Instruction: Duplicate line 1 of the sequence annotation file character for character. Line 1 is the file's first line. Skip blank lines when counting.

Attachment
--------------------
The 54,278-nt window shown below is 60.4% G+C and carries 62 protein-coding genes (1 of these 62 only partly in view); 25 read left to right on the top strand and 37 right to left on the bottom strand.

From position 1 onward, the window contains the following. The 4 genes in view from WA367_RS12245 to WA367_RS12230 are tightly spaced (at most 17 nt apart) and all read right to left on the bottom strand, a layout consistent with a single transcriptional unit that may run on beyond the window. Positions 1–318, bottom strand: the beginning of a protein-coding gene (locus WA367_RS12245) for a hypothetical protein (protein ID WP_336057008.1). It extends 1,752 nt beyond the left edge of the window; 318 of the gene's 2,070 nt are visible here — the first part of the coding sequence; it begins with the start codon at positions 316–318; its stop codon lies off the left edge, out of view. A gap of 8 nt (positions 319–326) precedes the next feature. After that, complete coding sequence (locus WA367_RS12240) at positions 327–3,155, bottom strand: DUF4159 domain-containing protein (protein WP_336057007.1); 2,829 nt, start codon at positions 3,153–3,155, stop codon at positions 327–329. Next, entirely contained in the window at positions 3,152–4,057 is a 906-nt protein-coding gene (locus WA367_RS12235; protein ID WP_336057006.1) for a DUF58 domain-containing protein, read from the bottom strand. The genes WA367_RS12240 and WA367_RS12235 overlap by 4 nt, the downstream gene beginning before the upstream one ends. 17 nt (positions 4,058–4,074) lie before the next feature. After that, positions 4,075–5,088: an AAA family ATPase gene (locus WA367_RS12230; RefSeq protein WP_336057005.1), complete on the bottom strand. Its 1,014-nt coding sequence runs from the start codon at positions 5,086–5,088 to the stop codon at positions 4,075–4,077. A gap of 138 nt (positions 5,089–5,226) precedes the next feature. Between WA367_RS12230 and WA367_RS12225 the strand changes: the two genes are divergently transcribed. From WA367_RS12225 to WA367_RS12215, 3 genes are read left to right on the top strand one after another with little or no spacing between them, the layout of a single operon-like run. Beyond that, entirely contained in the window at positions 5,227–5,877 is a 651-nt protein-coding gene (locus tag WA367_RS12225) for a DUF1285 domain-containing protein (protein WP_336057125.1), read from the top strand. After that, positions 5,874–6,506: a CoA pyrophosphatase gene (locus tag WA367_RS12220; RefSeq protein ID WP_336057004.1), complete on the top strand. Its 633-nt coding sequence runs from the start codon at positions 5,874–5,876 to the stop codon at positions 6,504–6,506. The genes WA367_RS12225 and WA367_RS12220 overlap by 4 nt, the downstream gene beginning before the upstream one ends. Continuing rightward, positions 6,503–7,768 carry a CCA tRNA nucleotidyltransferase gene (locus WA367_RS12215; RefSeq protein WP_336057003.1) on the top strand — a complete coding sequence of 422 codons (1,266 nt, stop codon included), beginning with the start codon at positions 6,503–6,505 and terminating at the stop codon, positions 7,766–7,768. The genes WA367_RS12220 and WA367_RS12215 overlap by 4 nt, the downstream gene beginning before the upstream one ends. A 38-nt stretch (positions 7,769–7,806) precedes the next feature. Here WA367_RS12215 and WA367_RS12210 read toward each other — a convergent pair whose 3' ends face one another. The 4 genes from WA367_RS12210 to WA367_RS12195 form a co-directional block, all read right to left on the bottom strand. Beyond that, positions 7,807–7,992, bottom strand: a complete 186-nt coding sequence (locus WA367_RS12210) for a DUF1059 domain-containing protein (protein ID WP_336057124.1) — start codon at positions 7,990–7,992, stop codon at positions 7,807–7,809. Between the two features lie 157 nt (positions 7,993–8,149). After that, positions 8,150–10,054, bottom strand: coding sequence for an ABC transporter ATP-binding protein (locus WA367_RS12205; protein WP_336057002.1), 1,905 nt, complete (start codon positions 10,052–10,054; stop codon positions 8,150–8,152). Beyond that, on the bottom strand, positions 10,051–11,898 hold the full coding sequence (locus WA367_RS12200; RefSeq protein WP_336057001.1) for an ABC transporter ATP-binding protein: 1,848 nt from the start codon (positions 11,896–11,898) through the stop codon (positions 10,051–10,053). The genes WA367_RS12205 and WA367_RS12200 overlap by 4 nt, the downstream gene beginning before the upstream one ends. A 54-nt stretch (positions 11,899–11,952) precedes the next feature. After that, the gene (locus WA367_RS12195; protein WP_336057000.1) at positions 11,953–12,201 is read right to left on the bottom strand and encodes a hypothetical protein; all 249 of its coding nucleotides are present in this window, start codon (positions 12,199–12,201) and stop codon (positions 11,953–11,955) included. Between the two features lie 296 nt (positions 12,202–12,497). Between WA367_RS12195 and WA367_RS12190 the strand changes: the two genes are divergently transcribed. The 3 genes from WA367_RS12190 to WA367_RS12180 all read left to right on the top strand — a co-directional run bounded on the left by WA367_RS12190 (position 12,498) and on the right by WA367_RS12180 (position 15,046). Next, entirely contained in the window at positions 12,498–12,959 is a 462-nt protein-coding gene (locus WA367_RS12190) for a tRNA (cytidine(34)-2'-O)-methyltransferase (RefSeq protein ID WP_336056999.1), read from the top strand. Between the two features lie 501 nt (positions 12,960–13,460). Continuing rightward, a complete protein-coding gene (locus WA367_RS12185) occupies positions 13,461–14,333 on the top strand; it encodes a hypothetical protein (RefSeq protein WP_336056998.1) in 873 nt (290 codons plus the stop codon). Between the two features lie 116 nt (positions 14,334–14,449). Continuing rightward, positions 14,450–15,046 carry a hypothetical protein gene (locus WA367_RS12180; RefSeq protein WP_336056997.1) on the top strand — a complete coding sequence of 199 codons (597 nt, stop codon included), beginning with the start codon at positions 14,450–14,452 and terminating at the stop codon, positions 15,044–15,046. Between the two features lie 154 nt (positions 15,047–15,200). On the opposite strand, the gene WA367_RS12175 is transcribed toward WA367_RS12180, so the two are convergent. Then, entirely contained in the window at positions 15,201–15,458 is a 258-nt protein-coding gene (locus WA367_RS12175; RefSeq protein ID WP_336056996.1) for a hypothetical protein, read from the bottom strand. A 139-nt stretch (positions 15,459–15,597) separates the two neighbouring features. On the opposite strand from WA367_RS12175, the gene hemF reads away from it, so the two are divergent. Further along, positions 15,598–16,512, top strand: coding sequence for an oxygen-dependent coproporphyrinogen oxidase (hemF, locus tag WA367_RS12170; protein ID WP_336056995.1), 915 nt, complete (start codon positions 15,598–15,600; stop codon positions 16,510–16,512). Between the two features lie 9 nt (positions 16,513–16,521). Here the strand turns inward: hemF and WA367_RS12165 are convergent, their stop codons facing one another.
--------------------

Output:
The 54,278-nt window shown below is 60.4% G+C and carries 62 protein-coding genes (1 of these 62 only partly in view); 25 read left to right on the top strand and 37 right to left on the bottom strand.